The night Mitch passed away a caring friend, knowing death was near, offered to have our youngest son stay the night at their home. Our family was about to suffer one of life’s greatest blows – and they wanted to help.

As a father, that is the best I can hope for … to teach my children what to do, then get out of the way and let Heaven do its work … so they may know for themselves.
— Christopher M. Jones | Mitchell's Journey

That next morning little Wyatt returned home and entered our front door, unaware his older brother had just passed away. “Wyatt, sweetheart, will you meet Dad and I in our room? We want to talk to you about something”, Natalie said softly. Wyatt dropped his pillow and blanket to the floor and said, “Sure thing, Mom.”

As young Wyatt entered the room, we sat on the floor at the foot of our bed. “Wyatt, I’m so sorry ... Mitchie passed away last night,” Natalie said with a cracked and tattered voice. That very moment, Wyatt’s eyes filled with enormous tears and began streaming down his cheeks. “Can I say goodbye?” Wyatt said in a trembling tone. “I’m afraid you can’t, sweetheart, he is already gone. I’m sorry.”

Wyatt buried his head into his mother’s embrace and wept. For the next 30 minutes, I sat breathless as I saw my wife, a tender-hearted mother, grieve deeply over the loss of her son while at the same time trying to comfort her youngest. In a way, coping with the loss of a child while helping our children can feel like we’re trying to save someone from drowning while we're drowning ourselves. That heavenly paradox keeps us afloat: for when we comfort others, we somehow find comfort.

In this tender moment I, too, wept for Mitch, for my wife, for my children. I wept for the whole world. I didn’t want anyone to suffer and would have given my life to save my family (or any family) from such sorrow. Sorrow, it seems, is a mortal’s birthright.

After an extended period of tears, Wyatt lifted his head. Just then, Megan (our pet dog) worked her way between them to kiss Wyatt’s cheek. It was as if she knew how badly he hurt. Wyatt smiled softly as Natalie continued to embrace our son.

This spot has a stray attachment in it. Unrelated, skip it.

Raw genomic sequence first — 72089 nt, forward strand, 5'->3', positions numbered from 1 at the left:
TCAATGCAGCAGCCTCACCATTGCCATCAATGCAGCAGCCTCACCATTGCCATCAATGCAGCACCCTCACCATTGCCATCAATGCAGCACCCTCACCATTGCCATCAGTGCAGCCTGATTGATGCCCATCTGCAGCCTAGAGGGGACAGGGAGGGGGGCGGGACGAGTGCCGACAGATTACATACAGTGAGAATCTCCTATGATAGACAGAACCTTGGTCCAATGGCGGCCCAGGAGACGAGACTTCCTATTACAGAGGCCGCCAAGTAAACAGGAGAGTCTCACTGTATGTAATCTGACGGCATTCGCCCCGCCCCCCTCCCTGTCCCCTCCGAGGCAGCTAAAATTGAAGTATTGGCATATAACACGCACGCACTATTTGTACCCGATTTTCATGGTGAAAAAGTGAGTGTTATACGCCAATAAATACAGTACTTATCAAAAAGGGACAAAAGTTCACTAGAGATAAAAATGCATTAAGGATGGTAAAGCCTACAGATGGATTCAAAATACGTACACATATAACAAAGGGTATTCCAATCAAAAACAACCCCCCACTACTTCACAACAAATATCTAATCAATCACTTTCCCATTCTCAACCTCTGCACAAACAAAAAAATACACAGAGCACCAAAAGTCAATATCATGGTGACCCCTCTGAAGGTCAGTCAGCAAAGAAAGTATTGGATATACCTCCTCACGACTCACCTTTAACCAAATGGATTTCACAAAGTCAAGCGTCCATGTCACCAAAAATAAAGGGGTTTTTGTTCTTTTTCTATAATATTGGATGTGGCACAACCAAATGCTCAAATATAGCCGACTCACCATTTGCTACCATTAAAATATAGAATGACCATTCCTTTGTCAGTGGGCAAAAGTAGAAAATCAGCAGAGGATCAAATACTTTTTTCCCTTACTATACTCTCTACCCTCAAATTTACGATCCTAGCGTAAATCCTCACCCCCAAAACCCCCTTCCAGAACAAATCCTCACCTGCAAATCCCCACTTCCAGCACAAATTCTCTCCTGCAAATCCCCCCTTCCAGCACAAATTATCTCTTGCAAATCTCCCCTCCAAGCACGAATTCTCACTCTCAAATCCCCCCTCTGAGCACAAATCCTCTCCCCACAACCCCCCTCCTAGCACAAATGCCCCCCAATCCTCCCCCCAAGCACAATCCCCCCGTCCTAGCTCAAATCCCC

For the next year, young Wyatt was afraid to be alone. Though we often talked about life after death and our knowledge that Mitch was in another place, Wyatt’s young mind struggled to come to terms with the finality of death. Often, while playing in our living room, if Natalie stepped into another room or was out of sight, Wyatt would yell out with a worried tone, “Mom?!?” Sometimes his tone was that of a startled and drowning child - he was so afraid to be alone. In time, Wyatt learned that he would be okay and that he needn't worry about his own mortality. Those are difficult lessons for a 7-year-old child to learn.

There are people who ask why God would allow such suffering to happen to an innocent child, as though He were indifferent or uncaring. I have a different view of my Father, and I fall to my knees with gratitude, despite the sorrow my family has experienced. Although Wyatt experienced the trauma and sorrow of losing his brother, he also had profound experiences with prayer during that time … almost as if it were a Heavenly compensation. Wyatt had personal experiences that taught him he is not alone. Through his own suffering, Wyatt gained a deep testimony of prayer. He no longer believes in my words, he knows for himself. As a father, that is the best I can hope for … to teach my children what to do, then get out of the way and let Heaven do its work … so they may know for themselves.

I am not grateful for pain and sorrow; in fact, the mortal in me wishes to avoid it. However, I am grateful for the heavenly lessons we can learn from hardship. For as that old Zen proverb states, “The obstacle is the path,” the very things that challenge have the potential to change us for the better, if we allow it.

My Father knew it. I came to know it. Now my little son knows it. The obstacle was, and always will be, the path.